In some off-hand remarks that may or may not have been totally sincere, Sir Paul McCartney told Mayor Ed Lee that he'd be interested in performing the last concert at Candlestick Park before its planned demolition next year. It would be a fitting finale given that the Beatles performed their last concert at the stadium in 1966, and McCartney also headlined a final concert before the demolition of Shea Stadium in 2009.
McCartney suggested the concert to Lee during the minutes before he took the stage at Outside Lands on August 10, right after the Mayor referred to the final Beatles show and said they were compiling footage and images of the stadium to commemorate its end. As Matier & Ross report, McCartney spontaneously said, "Well, if you are going to tear down the stadium next year, we should think about us doing the last concert there," and told Lee to be in touch with his agent.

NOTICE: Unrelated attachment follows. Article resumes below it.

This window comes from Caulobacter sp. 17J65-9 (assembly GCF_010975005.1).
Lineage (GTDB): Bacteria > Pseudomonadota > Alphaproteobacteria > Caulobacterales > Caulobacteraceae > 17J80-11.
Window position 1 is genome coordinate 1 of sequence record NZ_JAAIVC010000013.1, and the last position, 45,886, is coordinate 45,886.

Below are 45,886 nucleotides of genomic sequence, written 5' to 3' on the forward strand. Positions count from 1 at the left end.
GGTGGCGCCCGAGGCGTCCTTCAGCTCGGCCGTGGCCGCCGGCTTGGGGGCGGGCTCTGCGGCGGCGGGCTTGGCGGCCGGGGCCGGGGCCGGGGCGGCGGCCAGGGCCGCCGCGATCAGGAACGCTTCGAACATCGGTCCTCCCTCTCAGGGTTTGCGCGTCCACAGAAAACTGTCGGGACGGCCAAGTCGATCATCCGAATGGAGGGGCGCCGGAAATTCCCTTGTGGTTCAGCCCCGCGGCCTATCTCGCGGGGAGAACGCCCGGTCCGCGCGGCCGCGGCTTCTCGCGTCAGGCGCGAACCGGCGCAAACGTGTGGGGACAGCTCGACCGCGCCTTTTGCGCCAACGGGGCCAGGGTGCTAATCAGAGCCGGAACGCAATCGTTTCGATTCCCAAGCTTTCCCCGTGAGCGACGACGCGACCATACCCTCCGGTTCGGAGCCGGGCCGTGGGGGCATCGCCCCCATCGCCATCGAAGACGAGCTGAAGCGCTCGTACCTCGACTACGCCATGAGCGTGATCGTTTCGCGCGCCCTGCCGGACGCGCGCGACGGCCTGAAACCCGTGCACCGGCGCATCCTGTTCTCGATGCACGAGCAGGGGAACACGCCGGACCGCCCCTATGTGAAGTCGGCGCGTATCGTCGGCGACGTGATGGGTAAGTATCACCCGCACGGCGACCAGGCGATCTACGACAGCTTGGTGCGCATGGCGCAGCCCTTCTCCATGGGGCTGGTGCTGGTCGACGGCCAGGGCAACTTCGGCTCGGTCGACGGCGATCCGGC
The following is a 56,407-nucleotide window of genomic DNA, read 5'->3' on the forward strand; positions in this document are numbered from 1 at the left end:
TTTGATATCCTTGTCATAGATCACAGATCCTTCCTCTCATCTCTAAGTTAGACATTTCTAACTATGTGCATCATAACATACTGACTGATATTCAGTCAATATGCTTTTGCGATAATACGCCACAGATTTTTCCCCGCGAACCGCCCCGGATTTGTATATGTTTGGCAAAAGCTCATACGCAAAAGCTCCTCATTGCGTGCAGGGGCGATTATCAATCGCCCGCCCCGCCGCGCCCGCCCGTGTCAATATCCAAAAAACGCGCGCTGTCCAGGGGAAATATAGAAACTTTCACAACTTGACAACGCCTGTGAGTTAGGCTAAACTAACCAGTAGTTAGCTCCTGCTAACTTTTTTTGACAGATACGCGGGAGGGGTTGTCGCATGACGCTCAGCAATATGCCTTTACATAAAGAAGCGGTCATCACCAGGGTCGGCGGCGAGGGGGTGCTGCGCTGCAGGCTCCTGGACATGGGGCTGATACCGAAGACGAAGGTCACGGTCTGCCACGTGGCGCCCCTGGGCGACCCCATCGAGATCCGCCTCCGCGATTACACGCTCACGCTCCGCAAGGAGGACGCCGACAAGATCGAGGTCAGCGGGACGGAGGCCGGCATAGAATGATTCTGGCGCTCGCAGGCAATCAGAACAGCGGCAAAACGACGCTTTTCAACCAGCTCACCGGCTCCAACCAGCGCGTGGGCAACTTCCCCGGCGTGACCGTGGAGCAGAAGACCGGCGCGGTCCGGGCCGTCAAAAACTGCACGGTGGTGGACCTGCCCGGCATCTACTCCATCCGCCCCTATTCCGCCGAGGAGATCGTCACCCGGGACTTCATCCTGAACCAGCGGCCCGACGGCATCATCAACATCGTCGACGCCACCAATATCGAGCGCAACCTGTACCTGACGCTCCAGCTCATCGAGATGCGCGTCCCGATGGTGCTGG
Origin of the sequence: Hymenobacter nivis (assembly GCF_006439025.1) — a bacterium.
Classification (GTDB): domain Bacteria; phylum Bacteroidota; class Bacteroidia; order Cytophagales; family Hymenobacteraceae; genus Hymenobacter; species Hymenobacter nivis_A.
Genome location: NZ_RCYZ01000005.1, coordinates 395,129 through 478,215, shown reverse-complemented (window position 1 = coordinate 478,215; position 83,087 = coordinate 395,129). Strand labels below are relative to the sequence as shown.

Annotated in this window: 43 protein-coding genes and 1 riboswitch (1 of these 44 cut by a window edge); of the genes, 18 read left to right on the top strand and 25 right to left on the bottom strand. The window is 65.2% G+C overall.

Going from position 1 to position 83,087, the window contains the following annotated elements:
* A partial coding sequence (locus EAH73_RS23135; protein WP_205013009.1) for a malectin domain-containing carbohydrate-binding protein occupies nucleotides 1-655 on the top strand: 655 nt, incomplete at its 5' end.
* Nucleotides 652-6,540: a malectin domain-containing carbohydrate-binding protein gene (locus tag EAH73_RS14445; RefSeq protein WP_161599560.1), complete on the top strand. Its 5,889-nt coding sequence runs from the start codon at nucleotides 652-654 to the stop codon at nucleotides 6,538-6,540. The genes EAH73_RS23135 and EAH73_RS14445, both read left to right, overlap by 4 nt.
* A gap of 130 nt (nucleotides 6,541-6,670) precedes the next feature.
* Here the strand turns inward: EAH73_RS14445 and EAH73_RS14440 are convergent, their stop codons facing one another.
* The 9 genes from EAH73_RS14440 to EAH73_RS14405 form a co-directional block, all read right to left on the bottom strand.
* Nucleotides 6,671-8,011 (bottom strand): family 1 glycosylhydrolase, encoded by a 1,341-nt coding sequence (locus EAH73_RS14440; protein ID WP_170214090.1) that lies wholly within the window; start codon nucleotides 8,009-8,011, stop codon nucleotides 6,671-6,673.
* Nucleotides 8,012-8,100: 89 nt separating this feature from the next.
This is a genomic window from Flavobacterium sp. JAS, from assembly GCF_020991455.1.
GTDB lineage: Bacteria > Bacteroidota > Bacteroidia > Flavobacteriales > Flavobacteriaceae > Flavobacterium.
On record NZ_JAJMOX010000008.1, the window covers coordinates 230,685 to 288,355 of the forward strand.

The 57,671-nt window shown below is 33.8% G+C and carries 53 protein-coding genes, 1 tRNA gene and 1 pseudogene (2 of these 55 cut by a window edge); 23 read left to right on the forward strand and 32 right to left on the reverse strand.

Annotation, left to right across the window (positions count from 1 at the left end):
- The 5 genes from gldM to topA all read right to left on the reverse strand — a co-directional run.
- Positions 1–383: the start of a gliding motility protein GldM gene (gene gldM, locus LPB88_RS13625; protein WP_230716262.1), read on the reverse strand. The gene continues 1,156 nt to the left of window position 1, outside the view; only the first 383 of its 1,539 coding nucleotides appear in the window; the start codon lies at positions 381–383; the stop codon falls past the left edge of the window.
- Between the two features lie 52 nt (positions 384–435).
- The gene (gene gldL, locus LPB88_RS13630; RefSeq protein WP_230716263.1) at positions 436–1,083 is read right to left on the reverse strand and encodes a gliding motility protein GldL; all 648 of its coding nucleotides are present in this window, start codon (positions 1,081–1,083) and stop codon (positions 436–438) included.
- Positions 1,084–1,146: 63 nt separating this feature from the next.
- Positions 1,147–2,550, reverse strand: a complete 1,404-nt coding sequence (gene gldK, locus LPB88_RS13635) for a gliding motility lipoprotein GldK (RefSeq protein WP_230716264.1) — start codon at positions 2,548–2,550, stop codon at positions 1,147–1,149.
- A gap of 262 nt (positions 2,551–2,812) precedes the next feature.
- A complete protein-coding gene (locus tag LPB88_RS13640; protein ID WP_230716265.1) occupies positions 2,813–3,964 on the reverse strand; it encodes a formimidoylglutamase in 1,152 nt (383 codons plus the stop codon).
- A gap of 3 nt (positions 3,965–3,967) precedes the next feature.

The final show by The Beatles, on August 29, 1966, came on a typically cold, foggy night in the stadium, and despite the band's fame the concert was only a little over half sold, with 25,000 in attendance and whole sections of the seating empty. The band knew it was to be their final live show, and McCartney asked their press officer Tony Barrow to record the show on audio cassette. He did, getting all 11 songs of their 30-minute set, but the tape cut off during the final song, "Long Tall Sally." The recording has since circulated on the internet, but Barrow says they never identified who stole a copy, since there were only ever two that he knew of, and McCartney has the other. You can read some of their on-stage banter here, in which McCartney refers to the chilly weather, and implies that he'd like to keep touring, and keep the band together, but Lennon at the time was feeling worn out.
The Shea Stadium concert in 2009 was followed by another in which Sir Paul and Billy Joel helped break in the replacement stadium for the New York Mets, Citi Field.
McCartney also reportedly congratulated Lee on being the first Asian-American mayor of the city, which he said was "this much" better than being knighted.